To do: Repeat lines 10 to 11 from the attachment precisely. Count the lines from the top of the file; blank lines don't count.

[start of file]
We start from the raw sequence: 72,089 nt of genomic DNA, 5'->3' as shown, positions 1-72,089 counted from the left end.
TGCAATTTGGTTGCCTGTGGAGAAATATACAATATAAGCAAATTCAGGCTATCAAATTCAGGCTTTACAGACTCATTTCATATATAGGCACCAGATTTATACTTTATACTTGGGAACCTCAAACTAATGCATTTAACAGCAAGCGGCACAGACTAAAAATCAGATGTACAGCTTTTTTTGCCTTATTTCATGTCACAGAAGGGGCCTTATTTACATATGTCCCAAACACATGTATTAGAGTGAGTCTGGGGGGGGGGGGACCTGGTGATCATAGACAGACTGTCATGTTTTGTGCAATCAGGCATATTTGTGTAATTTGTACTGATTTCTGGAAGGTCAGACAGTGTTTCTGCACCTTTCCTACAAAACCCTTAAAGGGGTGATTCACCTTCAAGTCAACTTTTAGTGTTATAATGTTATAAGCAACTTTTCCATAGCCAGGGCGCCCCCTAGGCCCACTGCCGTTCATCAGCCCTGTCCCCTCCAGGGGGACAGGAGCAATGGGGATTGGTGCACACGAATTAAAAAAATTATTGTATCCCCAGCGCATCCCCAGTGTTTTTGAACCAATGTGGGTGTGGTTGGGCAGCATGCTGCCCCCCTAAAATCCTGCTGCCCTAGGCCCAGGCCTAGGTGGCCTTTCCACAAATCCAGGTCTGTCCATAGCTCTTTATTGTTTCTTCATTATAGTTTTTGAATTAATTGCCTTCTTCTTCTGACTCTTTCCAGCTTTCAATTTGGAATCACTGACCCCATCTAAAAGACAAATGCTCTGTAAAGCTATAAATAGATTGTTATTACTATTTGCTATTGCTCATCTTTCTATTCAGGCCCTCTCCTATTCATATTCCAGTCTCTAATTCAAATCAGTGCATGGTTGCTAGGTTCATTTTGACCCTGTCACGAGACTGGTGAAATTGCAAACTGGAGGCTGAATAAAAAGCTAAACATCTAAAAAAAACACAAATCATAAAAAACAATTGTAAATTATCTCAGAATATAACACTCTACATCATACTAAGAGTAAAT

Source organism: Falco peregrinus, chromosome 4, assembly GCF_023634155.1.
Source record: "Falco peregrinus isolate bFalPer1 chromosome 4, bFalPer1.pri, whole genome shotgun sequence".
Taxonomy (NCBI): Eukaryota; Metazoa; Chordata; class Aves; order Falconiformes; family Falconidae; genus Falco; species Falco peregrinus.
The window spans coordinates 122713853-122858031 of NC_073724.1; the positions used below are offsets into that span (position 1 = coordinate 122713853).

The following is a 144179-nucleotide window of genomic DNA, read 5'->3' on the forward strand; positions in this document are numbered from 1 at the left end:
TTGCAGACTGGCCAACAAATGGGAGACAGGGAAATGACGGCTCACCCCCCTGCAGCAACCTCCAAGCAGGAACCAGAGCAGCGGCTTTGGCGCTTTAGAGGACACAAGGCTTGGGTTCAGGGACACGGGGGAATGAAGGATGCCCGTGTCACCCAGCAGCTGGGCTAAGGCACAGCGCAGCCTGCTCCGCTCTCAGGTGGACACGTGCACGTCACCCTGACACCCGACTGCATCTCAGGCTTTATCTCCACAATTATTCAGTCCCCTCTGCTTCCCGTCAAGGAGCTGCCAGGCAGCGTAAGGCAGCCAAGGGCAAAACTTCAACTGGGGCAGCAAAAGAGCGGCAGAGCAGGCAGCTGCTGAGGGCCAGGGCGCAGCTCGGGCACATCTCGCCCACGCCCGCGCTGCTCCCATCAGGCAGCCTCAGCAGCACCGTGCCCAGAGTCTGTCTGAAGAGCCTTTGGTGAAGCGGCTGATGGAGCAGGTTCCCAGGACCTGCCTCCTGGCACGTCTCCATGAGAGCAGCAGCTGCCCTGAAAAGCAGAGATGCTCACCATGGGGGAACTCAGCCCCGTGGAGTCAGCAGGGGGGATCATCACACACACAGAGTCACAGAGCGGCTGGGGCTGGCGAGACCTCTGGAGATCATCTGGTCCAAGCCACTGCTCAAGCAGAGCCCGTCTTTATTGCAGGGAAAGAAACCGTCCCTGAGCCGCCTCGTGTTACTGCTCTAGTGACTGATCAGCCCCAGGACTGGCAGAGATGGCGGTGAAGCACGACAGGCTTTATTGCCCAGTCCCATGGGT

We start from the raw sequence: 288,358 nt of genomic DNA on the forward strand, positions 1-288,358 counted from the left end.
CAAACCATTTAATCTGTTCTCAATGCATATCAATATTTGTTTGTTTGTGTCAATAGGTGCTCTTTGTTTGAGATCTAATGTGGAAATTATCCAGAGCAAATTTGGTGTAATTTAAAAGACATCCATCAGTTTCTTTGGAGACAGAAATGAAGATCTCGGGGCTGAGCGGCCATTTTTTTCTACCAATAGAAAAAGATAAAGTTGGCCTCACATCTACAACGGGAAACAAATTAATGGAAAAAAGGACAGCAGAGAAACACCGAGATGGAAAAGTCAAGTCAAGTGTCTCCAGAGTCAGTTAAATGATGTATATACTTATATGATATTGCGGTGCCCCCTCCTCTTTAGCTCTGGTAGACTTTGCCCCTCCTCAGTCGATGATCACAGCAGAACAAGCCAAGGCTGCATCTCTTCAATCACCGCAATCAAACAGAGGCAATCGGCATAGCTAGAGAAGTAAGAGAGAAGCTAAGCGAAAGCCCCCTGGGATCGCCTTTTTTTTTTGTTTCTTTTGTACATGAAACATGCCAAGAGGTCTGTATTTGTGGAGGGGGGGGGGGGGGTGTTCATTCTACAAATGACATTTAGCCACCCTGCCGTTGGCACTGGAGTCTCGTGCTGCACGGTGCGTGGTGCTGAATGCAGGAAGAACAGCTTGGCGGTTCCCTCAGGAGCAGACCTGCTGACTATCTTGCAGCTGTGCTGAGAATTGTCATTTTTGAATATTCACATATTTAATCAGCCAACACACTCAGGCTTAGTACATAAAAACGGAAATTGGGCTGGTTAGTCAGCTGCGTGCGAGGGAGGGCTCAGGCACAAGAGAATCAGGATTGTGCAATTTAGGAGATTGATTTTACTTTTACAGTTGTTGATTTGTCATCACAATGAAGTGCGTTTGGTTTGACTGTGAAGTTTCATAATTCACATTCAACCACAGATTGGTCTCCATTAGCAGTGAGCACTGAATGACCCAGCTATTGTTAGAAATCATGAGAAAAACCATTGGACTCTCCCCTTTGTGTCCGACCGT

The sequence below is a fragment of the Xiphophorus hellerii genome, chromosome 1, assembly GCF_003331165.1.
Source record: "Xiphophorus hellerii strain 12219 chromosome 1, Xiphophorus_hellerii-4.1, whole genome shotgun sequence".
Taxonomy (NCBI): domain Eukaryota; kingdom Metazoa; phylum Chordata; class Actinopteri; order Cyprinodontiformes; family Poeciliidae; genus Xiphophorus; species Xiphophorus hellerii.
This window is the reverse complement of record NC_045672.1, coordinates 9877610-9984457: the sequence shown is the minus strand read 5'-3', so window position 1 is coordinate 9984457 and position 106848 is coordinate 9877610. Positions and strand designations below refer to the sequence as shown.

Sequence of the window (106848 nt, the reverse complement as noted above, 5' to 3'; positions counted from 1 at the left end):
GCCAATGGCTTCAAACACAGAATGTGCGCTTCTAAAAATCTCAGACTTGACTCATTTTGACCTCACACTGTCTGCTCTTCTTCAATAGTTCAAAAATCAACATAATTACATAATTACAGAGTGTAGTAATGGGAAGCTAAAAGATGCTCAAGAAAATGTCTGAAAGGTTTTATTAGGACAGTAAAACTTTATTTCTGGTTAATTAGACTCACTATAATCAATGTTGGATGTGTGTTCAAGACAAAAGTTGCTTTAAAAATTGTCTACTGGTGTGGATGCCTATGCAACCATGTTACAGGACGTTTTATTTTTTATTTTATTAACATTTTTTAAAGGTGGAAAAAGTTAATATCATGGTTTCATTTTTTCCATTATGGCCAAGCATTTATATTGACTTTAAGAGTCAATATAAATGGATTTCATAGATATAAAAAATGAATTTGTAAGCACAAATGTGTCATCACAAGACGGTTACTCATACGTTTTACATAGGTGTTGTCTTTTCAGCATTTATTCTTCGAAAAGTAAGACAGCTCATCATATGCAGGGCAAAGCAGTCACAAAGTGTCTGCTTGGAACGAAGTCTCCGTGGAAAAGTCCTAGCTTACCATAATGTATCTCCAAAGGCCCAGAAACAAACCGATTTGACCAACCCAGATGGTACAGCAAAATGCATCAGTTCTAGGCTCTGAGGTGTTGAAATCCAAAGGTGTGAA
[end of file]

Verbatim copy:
CAAACCATTTAATCTGTTCTCAATGCATATCAATATTTGTTTGTTTGTGTCAATAGGTGCTCTTTGTTTGAGATCTAATGTGGAAATTATCCAGAGCAAATTTGGTGTAATTTAAAAGACATCCATCAGTTTCTTTGGAGACAGAAATGAAGATCTCGGGGCTGAGCGGCCATTTTTTTCTACCAATAGAAAAAGATAAAGTTGGCCTCACATCTACAACGGGAAACAAATTAATGGAAAAAAGGACAGCAGAGAAACACCGAGATGGAAAAGTCAAGTCAAGTGTCTCCAGAGTCAGTTAAATGATGTATATACTTATATGATATTGCGGTGCCCCCTCCTCTTTAGCTCTGGTAGACTTTGCCCCTCCTCAGTCGATGATCACAGCAGAACAAGCCAAGGCTGCATCTCTTCAATCACCGCAATCAAACAGAGGCAATCGGCATAGCTAGAGAAGTAAGAGAGAAGCTAAGCGAAAGCCCCCTGGGATCGCCTTTTTTTTTTGTTTCTTTTGTACATGAAACATGCCAAGAGGTCTGTATTTGTGGAGGGGGGGGGGGGGGTGTTCATTCTACAAATGACATTTAGCCACCCTGCCGTTGGCACTGGAGTCTCGTGCTGCACGGTGCGTGGTGCTGAATGCAGGAAGAACAGCTTGGCGGTTCCCTCAGGAGCAGACCTGCTGACTATCTTGCAGCTGTGCTGAGAATTGTCATTTTTGAATATTCACATATTTAATCAGCCAACACACTCAGGCTTAGTACATAAAAACGGAAATTGGGCTGGTTAGTCAGCTGCGTGCGAGGGAGGGCTCAGGCACAAGAGAATCAGGATTGTGCAATTTAGGAGATTGATTTTACTTTTACAGTTGTTGATTTGTCATCACAATGAAGTGCGTTTGGTTTGACTGTGAAGTTTCATAATTCACATTCAACCACAGATTGGTCTCCATTAGCAGTGAGCACTGAATGACCCAGCTATTGTTAGAAATCATGAGAAAAACCATTGGACTCTCCCCTTTGTGTCCGACCGT

The sequence below is a fragment of the Xiphophorus hellerii genome, chromosome 1, assembly GCF_003331165.1.